At the root of dental dismay
Speaking of dreaded words, people wouldn’t be nearly as afraid of the dentists would change the names of some of the terms they use.
I spent an afternoon in my dentist’s office last week. My dentist is a nice man, and I feel he is sincere when he says, “ Gee, I’m sorry,” after he goes for one of my bicuspids with his drill and misses and nearly takes off one of my ears.
“ Never did have very good aim,” he further apologizes as I make my way back to the chair from the ceiling.
I don’t have anything personal against dentists, unlike noted author Robert L. Steed, who once asked, “ Why are dentists free men?”
Dentists mean well, I am certain, and without them many of us would be down to nothing more than our gums by now.
It’s just that the dental profession, were it to stop and think for a moment, could do a great deal to ease the discomfort and fear many of their patients feel.
Let’s start at the very beginning. I go to my dentist’s office, and while in the waiting room, if I can stop trembling long enough, I attempt to read one of the magazines my dentist provides his patients. Take ` pliers,’ for example
Last week I picked up a copy of Sports Illustrated. It was an issue from 1979. This caused me to think: If this guy is too cheap to pop for any new magazines in his waiting room, he’s probably not going to waste any money on modern dental equipment either.
Let’s say he is going to extract one of my wisdom teeth on this particular visit. I expect one of two things:
Either he’s going to tie one end of a string around my tooth and the other around the doorknob of his office door and wait for his insurance salesman to walk in. Or, he’s going to put one hand in my mouth and reach the other toward his assistant and say the dreaded word, “ Pliers.”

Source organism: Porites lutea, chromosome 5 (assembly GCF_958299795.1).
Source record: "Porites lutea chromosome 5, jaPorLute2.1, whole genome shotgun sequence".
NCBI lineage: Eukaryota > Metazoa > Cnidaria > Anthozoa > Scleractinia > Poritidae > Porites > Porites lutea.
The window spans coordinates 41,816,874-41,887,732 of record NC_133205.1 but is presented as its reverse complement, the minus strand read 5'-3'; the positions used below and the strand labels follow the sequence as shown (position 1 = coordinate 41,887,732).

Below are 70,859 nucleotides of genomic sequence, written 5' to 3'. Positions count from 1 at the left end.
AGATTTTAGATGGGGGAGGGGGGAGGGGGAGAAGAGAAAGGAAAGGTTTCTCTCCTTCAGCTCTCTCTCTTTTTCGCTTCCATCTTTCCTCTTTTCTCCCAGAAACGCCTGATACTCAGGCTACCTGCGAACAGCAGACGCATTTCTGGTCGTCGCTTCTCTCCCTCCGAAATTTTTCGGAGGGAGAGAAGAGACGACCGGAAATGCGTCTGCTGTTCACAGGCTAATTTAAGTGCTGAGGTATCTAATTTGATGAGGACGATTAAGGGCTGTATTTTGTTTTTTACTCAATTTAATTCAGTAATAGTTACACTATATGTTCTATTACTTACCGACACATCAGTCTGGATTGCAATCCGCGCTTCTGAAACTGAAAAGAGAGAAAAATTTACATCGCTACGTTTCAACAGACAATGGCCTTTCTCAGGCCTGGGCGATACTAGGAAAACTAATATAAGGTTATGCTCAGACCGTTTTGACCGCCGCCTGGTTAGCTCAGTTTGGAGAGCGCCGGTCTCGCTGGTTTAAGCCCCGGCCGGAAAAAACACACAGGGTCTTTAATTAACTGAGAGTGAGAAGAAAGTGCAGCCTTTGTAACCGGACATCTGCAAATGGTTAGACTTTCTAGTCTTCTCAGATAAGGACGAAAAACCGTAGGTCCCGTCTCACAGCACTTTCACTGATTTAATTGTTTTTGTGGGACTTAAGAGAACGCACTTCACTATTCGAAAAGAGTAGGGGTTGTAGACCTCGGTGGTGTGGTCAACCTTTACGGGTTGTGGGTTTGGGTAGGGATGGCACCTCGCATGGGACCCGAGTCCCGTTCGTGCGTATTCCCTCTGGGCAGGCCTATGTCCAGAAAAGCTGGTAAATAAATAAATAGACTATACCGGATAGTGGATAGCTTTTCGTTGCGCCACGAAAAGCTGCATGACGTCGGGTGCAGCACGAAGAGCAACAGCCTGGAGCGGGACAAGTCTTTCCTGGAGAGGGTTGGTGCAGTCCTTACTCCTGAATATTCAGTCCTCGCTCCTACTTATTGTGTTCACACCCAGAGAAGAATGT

Speaking of dreaded words, people wouldn’t be nearly as afraid of the dentists if dentists would change the names of some of the terms they use.
Let’s take the word drill, for instance. That’d not a happy word. That’s a scary word. It should be used in the context of oil wells and military exercises and not in relation to my mouth.
Pulp is another dental term I don’t like, as in “ Sorry, but I just drilled all the way down into your pulp.” Rooting out state secrets
Pulp is where your teeth keep all their nerves and other innards. When I h ear the word pulp it reminds me of a movie, I saw once where Sir Lawrence Olivier played a former Nazi dentist, and he drilled into the pulp of Dustin Hoffman on purpose in order to get him to talk.
The very thought of that makes me want to give away military secrets right and left even if I have to make them up.
The worst dental phrase of them all is root canal. Who thought of such a horrid, frightening term? Probably a Nazi. But dentists, including my own, still use it.
“ Looks like you’re going to need a root canal here,” my dentist said last week.
“ The attack is coming in early June on the Normandy coast,” I replied.
“ I beg your pardon?” said my dentist.
You can’t blame me for trying.